Yesterday I wrote a post extolling a view of where I think the world of technology is heading. You can read it here: A Brave New World – Truly Technology Agnostic

One of my colleagues quickly pointed out that I currently work in an environment that is counter to everything I laid out. Namely, our network is mostly technologically monolithic (Microsoft from top to bottom).

While it is true that we only have a few Linux servers in our environment, I wouldn’t quite call our environment monolithic… rather I would point out that we have a lot of extended functionality via other software solutions/platforms and all of that is built around a Microsoft backbone… which actually goes to support my prior thesis.

In our case though, it is my impression that this has happened haphazardly, rather than being part of a larger IT strategy. I.E. we need a backup solution, so we vet three different enterprise solutions, try out two of them, settle on one. It runs on Windows, but it isn’t built by Microsoft and has its own proprietary way of doing things. We are also using third party VPN solutions, third-party system monitoring, etc. etc. All pursued and bought with the same mentality… i.e. here is an issue, lets investigate and find something to fix it. I think this is how many departments operate… and not even in just IT. I don’t even know if it is necessarily wrong, however it does tend to lead to some fragmentation.

This all got me thinking though, is there an inherit value in being as “monolithic” as possible in your approach? I.E. sticking with one vendor from top to bottom as much as is absolutely possible, what can be gained from this? I think there is actually quite a bit to be said for this methodology. Some of the things that came to mind:

1. Your hired talent can be extremely focused as you are supporting few different kinds of systems
2. Your vendors and support contact lists can be kept short
3. Should be a much higher degree of compatibility among the different functionaries of your network (ex. your employee SSO system is going to more easily integrate with web applications you build).
4. From a security standpoint, your “risk profile” is shrunk greatly as the avenues for attack on your network are much more limited in a single solution environment.
5. Less variety in your network tends to equal less complexity. There are several valuable results that are garnered from this. First, user mastery and understanding of your environment is much more achievable. Second, easier troubleshooting. Third, as a result of one and two… less scrambling in a crisis.

All of the above is why I am such a huge advocate of Microsoft Hyper-V for Microsoft Environments. If your company is already on a Microsoft backbone, and you are considering diving into virtualization, Hyper-V makes perfect sense and VMware should only be an option if you have a very specific/required/researched use-case. That is my-2-cents at least.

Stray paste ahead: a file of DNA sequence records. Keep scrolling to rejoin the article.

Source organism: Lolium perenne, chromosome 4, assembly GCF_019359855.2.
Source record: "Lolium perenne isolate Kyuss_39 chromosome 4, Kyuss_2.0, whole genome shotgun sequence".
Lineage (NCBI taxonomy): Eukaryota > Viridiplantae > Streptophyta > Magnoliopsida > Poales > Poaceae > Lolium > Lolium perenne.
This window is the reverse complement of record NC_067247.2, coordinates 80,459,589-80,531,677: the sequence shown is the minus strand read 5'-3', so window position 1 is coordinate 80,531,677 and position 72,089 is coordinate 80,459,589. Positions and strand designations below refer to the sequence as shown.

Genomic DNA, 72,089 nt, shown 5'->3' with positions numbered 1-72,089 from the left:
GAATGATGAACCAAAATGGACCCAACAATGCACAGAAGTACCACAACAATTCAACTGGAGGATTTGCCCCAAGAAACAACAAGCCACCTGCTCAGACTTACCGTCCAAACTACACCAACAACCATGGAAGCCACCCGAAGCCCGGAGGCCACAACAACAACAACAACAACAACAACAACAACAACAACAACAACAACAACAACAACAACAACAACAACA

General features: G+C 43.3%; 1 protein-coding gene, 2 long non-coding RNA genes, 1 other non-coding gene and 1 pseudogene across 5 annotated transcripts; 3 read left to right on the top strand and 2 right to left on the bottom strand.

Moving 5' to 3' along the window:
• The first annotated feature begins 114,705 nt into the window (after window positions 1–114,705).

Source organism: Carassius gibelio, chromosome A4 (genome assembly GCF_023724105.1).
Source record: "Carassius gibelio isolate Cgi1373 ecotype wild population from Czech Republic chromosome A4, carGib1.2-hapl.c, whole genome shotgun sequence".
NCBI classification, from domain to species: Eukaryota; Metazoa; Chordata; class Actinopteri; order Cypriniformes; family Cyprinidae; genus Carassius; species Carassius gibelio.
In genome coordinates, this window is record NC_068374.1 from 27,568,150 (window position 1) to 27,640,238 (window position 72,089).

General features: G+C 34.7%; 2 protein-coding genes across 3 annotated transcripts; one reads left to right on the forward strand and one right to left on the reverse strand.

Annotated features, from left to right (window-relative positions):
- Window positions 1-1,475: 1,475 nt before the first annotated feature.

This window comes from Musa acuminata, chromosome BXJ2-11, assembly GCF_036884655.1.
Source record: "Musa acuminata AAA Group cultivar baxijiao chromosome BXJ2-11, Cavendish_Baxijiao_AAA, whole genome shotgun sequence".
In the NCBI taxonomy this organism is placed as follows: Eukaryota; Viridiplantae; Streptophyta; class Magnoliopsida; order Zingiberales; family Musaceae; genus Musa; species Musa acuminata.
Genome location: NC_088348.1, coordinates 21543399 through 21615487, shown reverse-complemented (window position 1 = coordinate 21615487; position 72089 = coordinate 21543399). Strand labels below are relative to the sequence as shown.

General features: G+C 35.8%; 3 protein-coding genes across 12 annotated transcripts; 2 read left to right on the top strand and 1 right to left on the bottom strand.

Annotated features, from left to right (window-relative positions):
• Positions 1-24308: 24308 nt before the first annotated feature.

My formal technical training is actually in Microsoft products and infrastructure, so I am sure I am biased when I say there is a good chance you are doing yourself a favor if you choose to use Microsoft as the core technology provider for your network. Especially if you are striving for a focused “monolithic” environment for all of the reasons described above. Due to Microsoft’s big push in certifications over the past… 20? years there is a fair bit of available talent. In part, due to their sheer size, they have products that fit into many many facets of a network. Most of which are prepacked with Windows Server as roles or features. DNS, SSO, User Administration, Centralized Security Controls, Logging, Web hosting, etc. etc… Microsoft does have all of that and more. Because it is the predominant client facing and end-user operating system for enterprise (Windows…) this also means your network is going to be more highly compatible with the technology your end-users have on their desktops.

Don’t get me wrong, it isn’t all a bed of roses. Your cost of operation are going to be extremely high vs. focusing on say, a Linux back-end. That being said, if you are going enterprise, it is still pretty affordable vs. going with a vendor/technology backbone like IBM or Oracle. So it should be held in perspective.

I still contend that you are also going to limit yourself. Microsoft (or IBM, Oracle…) does a lot of things well and some things probably better than anyone else. However, if you are trying to keep all of your infrastructure under one umbrella… well if all you have is a hammer, everything (problem, opportunity, project, etc.) tends to look like a nail.

I will also throw this out there as well. Your talent is going to be easier to find, but finding excellent talent is going to be harder. I mean no offense with this, but there are a LOT of Microsoft Certified XYZ people out there. Such that some of the value and meaning behind the certs can be lost. Furthermore, Microsoft is so popular because it does a lot of “hand holding” for those that have to administer it. Hence it is very popular and a LOT of people can administer it. But this makes finding your true “power users admins” more difficult.

Anyhow, it all really comes down to individual use-case. What makes sense for your company? If you are just starting out or are looking at significantly expanding or re-working, I would challenge you to think through these kinds of issues. I believe that all things should be tied to core ideology and values. Your network, technological resource planning, infrastructure, etc. should all be a rational, physical extension of the vision/mission/culture/values that drive your organization, not some disparate part that is tacked on to simply provide a service.


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